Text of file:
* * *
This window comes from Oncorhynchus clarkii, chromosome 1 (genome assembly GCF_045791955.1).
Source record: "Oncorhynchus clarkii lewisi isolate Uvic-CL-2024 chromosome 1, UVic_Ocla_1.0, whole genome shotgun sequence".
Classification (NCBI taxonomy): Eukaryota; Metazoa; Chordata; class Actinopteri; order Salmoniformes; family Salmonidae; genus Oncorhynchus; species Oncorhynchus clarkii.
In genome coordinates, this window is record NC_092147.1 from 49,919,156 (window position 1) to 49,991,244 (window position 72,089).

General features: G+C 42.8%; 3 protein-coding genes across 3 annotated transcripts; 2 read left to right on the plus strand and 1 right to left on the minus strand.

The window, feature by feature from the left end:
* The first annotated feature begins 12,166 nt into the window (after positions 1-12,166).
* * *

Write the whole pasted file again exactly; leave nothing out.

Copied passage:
This window comes from Oncorhynchus clarkii, chromosome 1 (genome assembly GCF_045791955.1).
Source record: "Oncorhynchus clarkii lewisi isolate Uvic-CL-2024 chromosome 1, UVic_Ocla_1.0, whole genome shotgun sequence".
Classification (NCBI taxonomy): Eukaryota; Metazoa; Chordata; class Actinopteri; order Salmoniformes; family Salmonidae; genus Oncorhynchus; species Oncorhynchus clarkii.
In genome coordinates, this window is record NC_092147.1 from 49,919,156 (window position 1) to 49,991,244 (window position 72,089).

General features: G+C 42.8%; 3 protein-coding genes across 3 annotated transcripts; 2 read left to right on the plus strand and 1 right to left on the minus strand.

The window, feature by feature from the left end:
* The first annotated feature begins 12,166 nt into the window (after positions 1-12,166).